- 2. buying the business from a previous owner, where the money ultimately goes to that previous owner (irrespective of whether it is received or held directly or indirectly by that previous owner) rather than into the business being purchased (This applies regardless of whether the money is channelled through the business en route to the previous owner, for example by means of the applicant or business purchasing ‘goodwill’ or other assets which were previously part of the business.),
- 3. investing in businesses, other than those which the applicant is running as self-employed or as a director, and
- 4. any spending which is not directly for the purpose of establishing or running the applicant’s own business or businesses.”
In addition, based on the interview, the ECO concluded Mr Anjum:
- was not confident in the contents of his business plan as he kept referring to it during the interview
- demonstrated he was not consistent with his financial forecasting because the figures he told the ECO during the interview differed from those laid out in the business plan
The ECO officer concluded:
“Given all of this, I am not satisfied that the funds you hold are genuinely available to you, that you genuinely intend to invest the money in a business or businesses in the UK or that you genuinely intend to establish or take over a business or businesses in the UK.”
The rules of procedural fairness as a ground for judicial review
Mr Justice McCloskey referred to the definition of what constituted procedural fairness laid down by Lord Mustill in R v SSHD, ex parte Doody and Others  1 AC 531.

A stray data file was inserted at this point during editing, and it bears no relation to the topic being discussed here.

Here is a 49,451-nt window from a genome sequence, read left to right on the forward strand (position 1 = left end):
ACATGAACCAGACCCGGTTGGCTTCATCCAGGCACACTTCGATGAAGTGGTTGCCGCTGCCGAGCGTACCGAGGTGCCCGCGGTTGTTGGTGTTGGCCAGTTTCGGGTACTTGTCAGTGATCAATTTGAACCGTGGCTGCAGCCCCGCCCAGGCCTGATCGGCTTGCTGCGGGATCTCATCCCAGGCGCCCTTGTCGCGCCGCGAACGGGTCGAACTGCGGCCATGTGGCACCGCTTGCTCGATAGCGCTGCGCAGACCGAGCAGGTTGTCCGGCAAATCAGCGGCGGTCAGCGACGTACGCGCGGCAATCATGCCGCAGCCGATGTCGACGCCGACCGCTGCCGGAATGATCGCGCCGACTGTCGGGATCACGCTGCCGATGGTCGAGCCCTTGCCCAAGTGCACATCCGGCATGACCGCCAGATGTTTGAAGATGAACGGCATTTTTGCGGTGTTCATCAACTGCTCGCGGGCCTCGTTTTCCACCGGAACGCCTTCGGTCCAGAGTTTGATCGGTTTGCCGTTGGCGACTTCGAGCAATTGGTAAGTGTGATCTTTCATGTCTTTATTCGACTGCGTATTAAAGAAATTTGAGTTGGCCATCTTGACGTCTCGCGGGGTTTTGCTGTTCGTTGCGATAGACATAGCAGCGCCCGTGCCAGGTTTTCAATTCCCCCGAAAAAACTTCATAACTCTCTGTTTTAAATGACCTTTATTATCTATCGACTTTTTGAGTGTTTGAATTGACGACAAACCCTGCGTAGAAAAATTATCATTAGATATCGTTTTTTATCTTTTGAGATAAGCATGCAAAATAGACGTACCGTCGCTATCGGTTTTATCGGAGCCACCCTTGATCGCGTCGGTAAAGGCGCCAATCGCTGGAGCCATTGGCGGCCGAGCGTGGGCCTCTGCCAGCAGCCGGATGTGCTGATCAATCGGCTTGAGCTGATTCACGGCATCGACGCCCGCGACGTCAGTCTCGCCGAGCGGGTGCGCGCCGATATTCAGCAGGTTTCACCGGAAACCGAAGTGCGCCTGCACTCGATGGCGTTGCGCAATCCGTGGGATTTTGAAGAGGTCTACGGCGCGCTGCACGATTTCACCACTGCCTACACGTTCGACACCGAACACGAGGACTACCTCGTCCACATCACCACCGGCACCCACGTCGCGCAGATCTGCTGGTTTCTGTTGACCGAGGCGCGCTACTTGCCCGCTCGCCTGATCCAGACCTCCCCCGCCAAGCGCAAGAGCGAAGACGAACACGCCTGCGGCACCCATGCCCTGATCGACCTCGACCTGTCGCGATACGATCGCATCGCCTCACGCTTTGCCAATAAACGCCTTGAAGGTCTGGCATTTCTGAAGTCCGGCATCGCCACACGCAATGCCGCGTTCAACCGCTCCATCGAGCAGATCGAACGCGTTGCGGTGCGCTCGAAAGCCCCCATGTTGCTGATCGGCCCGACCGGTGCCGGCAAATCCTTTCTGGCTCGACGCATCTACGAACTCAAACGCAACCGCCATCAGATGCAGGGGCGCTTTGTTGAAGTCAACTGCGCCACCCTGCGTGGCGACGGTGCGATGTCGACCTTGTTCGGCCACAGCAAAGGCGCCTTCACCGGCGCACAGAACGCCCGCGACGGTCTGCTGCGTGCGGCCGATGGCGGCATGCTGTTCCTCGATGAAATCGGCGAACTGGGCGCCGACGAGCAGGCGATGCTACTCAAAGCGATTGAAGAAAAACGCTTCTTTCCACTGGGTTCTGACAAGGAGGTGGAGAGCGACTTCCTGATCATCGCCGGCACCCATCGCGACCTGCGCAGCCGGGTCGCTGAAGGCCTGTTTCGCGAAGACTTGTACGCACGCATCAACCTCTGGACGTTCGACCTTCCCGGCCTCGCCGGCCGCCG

“My Lords, I think it unnecessary to refer by name or to quote from, any of the often-cited authorities in which the courts have explained what is essentially an intuitive judgment. They are far too well known. From them, I derive that (1) where an Act of Parliament confers an administrative power there is a presumption that it will be exercised in a manner which is fair in all the circumstances. (2) The standards of fairness are not immutable. They may change with the passage of time, both in the general and in their application to decisions of a particular type. (3) The principles of fairness are not to be applied by rote identically in every situation. What fairness demands is dependent on the context of the decision, and this is to be taken into account in all its aspects. (4) An essential feature of the context is the statute which creates the discretion, as regards both its language and the shape of the legal and administrative system within which the decision is taken. (5) Fairness will very often require that a person who may be adversely affected by the decision will have an opportunity to make representations on his own behalf either before the decision is taken with a view to producing a favourable result; or after it is taken, with a view to procuring its modification; or both. (6) Since the person affected usually cannot make worthwhile representations without knowing what factors may weigh against his interests, fairness will very often require that he is informed of the gist of the case which he has to answer.’”